Send to

[Takatoshi Ito] The innocent bystanders of college protests

May 21, 2024 - 05:27 By Korea Herald

In 1968, protests against the Vietnam War swept through American college campuses and, in some cases, turned violent. At Columbia University, student protesters were angry about several issues, as James Simon Kunen chronicled in “The Strawberry Statement,” a series that first ran in New York magazine and was later published as a book.

The protesting students opposed Columbia’s ties with the Institute for Defense Analyses, a think tank researching war strategy, and the university’s plans to build a gym in Harlem’s Morningside Park. After students shut down the university and occupied several buildings in April 1968, the New York Police Department (NYPD) forcibly removed them.

But student revolts and strikes, and the resulting campus violence, were not confined to the US. In March 1968, the commencement at the University of Tokyo, Japan’s most selective university, was canceled due to protests staged by medical students and interns.

Turmoil soon spread to the rest of the university, attracting radical leftists from other colleges. Around 600 students eventually occupied Yasuda Auditorium, a campus symbol that housed the president’s office, for months.

By the end of 1968, the Japanese government threatened to cancel the University of Tokyo’s entrance exam, scheduled for the following March, if the situation was not normalized by mid-January. On January 18-19, 1969, 8,500 police officers fought for roughly 48 hours to retake Yasuda Auditorium in a nationally televised battle.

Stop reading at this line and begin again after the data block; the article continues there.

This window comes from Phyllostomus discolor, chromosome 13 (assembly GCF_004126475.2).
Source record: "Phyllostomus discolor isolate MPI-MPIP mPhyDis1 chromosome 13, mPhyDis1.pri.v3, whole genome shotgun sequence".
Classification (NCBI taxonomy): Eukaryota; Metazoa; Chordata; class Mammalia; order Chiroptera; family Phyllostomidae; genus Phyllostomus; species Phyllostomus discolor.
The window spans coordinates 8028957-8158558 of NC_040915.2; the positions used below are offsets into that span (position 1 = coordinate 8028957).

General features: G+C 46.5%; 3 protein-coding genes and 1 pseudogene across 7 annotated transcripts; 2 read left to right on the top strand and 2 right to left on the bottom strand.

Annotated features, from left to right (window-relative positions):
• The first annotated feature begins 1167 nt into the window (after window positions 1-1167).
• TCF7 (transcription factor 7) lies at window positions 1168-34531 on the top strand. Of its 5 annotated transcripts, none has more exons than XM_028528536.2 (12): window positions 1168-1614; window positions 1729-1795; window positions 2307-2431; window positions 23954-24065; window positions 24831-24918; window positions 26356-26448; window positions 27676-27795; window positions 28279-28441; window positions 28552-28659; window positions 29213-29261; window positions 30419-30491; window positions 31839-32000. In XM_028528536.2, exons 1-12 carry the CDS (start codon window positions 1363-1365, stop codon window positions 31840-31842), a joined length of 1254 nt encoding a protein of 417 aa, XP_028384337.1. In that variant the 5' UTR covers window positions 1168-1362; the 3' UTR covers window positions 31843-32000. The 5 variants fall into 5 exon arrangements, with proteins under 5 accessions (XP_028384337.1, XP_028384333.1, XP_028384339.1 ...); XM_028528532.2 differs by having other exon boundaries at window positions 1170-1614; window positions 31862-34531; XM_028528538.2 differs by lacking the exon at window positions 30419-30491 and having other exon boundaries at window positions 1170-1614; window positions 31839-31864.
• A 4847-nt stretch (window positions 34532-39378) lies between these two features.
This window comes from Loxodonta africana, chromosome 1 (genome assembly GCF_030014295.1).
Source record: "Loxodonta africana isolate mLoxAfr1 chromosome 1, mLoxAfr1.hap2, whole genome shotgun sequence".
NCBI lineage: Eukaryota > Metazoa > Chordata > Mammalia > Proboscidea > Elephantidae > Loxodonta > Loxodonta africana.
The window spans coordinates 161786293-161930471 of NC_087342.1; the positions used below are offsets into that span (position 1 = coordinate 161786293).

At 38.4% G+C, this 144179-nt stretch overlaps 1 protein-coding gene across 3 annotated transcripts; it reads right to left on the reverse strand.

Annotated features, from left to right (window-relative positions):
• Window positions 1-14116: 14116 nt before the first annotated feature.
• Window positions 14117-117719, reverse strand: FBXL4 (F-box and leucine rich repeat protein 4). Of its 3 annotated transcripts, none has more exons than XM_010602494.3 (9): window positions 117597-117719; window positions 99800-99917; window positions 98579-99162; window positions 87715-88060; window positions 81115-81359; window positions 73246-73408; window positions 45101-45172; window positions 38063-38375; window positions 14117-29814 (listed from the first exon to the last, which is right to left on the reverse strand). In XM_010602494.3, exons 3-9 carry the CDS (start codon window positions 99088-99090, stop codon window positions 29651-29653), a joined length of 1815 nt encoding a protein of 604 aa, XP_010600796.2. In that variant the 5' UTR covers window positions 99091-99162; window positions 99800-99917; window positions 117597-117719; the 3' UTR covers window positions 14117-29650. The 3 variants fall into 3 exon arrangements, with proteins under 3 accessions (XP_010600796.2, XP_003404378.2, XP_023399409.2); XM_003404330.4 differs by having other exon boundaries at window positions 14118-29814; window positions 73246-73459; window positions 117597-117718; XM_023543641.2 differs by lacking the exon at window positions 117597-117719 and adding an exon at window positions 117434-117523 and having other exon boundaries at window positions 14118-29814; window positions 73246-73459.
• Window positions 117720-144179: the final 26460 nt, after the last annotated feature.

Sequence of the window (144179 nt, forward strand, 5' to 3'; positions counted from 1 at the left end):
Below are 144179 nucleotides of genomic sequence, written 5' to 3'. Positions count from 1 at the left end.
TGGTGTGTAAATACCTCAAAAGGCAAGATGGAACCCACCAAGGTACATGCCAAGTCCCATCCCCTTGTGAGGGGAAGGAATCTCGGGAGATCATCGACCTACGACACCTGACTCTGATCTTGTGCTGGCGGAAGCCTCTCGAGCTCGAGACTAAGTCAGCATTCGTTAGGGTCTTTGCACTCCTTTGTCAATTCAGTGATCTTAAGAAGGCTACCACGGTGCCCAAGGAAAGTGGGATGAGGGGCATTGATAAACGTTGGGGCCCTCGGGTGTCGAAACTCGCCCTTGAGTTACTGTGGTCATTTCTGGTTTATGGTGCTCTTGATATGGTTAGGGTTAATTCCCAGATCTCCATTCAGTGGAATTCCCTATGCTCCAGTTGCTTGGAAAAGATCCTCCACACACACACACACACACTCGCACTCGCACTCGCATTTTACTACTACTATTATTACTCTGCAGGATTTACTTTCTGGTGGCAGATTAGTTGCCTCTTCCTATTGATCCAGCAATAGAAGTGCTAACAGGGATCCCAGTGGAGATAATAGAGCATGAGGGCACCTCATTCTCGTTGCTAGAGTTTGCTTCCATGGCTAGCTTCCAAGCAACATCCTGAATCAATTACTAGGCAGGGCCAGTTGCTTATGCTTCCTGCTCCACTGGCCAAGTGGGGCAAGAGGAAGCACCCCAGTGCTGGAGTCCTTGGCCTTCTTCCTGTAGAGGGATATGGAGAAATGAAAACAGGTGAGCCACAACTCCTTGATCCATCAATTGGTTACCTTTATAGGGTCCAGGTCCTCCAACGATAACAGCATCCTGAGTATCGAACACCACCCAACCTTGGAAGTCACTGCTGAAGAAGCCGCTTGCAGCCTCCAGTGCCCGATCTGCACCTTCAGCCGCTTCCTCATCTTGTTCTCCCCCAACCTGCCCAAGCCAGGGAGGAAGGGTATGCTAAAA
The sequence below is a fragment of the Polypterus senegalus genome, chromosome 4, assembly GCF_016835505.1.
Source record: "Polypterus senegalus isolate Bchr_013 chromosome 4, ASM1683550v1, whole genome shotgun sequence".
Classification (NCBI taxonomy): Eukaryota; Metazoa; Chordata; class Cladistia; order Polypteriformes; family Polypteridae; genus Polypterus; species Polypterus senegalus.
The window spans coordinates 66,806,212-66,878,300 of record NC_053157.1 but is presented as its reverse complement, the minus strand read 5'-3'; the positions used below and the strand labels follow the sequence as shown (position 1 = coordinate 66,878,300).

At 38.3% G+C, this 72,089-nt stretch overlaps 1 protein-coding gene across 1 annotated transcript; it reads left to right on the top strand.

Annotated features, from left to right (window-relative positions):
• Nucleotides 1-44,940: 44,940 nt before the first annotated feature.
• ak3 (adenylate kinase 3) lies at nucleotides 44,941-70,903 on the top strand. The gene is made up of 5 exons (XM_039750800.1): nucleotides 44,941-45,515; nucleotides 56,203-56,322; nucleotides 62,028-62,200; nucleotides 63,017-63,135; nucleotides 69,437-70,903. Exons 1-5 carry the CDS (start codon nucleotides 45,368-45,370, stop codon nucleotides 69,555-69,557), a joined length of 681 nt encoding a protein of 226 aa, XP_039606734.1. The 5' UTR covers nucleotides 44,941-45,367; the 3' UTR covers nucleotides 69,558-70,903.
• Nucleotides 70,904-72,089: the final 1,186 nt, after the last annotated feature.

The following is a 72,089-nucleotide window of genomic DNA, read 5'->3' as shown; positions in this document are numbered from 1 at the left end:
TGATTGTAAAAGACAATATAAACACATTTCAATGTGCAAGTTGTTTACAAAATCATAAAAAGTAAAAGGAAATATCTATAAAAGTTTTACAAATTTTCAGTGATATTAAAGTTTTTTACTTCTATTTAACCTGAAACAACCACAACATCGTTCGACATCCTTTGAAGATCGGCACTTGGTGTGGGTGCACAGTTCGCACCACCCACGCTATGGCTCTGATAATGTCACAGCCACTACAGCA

At the time, I was studying for the University of Tokyo’s entrance exam and, like many high school seniors across Japan, was deeply disappointed and confused when the Ministry of Education held firm to its decision. The admission freeze had a cascading effect, forcing an entire cohort of seniors to aim lower and suffer the consequences, as graduating from a top university has been shown in some instances to influence promotion and pay progression. Ironically, some of the student radicals later embraced conservatism, using their elite credentials to land government and corporate jobs.

The experience taught me several lessons -- above all, that the world is unfair. It also exposed fundamental flaws in university governance, whereby a vocal minority can override the silent majority. Neither the Japanese government, the University of Tokyo, nor the protesters seemed to consider the damage wrought on us high school seniors.

Since then, I have had little sympathy for protesters who disrupt the lives of bystanders, no matter how noble their cause. The recent pro-Palestinian protests at Columbia, where I am a professor, have done nothing to change my view. Instead, the experience has made me more appreciative of university administrators who can take decisive action to protect the silent majority.

Pressure began to build on April 17, when Columbia President Minouche Shafik faced a grilling on Capitol Hill. Republican members of the House Committee on Education and the Workforce called into question the university’s handling of pro-Palestinian protesters. But Shafik emerged from the hearing relatively unscathed. For example, when asked, “Does calling for a genocide of Jews violate Columbia’s code of conduct?” -- a question that tripped up the presidents of Harvard, MIT, and the University of Pennsylvania at an earlier congressional hearing -- Shafik simply said, “Yes.” That same day, pro-Palestinian protesters pitched tents on the south lawn of Columbia’s main campus.